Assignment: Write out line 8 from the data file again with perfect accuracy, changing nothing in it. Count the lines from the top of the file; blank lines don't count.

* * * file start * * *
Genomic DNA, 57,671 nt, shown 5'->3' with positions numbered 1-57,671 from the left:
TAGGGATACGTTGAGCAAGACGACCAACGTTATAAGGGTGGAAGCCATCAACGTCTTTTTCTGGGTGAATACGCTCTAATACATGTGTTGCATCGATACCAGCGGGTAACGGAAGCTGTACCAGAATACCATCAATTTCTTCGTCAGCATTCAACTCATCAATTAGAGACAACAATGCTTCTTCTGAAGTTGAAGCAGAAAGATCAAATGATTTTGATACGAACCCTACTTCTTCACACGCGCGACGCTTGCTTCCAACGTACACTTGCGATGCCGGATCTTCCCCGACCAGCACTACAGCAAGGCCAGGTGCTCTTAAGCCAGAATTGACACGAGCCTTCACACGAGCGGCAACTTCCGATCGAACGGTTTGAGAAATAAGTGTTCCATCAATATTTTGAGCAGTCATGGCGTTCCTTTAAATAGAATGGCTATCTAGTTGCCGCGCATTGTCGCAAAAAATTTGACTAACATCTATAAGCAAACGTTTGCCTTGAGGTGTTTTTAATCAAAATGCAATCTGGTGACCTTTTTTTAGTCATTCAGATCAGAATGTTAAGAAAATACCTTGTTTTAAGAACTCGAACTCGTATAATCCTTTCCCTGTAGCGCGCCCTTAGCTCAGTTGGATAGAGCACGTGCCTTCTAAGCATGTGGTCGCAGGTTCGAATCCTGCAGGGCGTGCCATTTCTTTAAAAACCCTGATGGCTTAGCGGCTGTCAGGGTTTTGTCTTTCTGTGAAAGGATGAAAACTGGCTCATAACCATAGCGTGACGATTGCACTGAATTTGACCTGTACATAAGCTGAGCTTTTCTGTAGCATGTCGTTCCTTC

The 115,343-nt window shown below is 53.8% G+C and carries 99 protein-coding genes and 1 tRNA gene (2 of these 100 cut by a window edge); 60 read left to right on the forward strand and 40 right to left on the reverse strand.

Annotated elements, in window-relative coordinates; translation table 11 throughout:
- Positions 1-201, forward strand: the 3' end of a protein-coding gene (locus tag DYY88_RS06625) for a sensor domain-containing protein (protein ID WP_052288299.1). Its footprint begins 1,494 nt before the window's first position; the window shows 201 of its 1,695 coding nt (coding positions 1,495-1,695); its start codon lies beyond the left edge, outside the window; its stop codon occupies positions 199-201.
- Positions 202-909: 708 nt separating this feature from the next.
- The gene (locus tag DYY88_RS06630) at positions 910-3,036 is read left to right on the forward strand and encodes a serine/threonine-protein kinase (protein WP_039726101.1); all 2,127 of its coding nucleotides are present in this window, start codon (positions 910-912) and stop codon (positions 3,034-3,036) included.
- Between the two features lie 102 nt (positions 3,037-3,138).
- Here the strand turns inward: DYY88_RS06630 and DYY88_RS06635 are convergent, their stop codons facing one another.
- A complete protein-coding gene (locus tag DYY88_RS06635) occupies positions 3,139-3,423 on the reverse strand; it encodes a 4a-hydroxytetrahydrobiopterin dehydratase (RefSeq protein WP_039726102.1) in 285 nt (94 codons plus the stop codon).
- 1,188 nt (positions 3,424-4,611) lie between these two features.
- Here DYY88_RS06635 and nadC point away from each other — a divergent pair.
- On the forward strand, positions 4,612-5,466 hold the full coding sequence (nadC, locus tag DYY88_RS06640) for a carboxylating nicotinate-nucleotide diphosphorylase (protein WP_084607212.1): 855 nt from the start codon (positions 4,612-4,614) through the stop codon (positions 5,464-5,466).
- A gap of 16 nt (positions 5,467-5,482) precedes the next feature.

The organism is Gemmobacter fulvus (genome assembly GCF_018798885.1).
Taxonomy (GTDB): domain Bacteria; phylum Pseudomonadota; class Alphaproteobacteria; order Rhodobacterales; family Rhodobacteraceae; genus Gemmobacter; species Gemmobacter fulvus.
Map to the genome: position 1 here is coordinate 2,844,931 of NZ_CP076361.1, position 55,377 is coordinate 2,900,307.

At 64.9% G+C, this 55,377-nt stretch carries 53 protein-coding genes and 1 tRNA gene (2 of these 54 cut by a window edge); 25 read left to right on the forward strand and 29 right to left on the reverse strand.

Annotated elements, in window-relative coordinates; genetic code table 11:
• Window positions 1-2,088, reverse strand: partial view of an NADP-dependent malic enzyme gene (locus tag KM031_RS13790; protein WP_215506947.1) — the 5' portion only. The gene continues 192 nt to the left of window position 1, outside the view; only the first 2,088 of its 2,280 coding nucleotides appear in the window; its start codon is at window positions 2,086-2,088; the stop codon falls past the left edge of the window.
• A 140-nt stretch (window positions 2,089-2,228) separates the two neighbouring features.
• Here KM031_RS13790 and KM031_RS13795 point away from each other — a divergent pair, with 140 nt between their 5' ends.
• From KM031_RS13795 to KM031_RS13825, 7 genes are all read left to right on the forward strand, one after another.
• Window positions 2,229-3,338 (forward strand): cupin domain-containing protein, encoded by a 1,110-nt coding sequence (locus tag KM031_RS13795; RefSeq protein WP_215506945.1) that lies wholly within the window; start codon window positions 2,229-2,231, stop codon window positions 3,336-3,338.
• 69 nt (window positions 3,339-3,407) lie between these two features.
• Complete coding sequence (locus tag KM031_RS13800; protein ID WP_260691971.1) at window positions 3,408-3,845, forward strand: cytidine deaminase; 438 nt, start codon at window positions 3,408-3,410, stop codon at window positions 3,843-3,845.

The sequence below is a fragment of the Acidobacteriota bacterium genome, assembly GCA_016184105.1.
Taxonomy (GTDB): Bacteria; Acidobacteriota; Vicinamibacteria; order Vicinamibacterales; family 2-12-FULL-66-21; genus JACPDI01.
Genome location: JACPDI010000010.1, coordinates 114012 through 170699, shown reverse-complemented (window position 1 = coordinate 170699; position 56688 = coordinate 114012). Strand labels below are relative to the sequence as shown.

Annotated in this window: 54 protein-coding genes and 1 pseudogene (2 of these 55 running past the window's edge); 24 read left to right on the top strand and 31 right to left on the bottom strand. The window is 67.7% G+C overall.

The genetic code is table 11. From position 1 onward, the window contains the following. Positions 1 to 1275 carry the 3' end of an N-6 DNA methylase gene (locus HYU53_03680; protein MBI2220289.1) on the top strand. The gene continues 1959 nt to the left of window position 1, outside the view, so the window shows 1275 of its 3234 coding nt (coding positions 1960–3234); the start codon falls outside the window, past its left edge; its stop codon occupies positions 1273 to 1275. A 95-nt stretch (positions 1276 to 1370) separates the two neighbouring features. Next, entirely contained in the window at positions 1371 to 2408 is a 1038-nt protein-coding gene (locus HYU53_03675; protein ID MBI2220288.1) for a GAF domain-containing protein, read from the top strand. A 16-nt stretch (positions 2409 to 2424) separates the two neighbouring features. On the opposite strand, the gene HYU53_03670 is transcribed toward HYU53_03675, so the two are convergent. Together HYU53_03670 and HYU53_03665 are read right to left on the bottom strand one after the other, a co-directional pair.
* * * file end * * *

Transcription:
- Between the two features lie 102 nt (positions 3,037-3,138).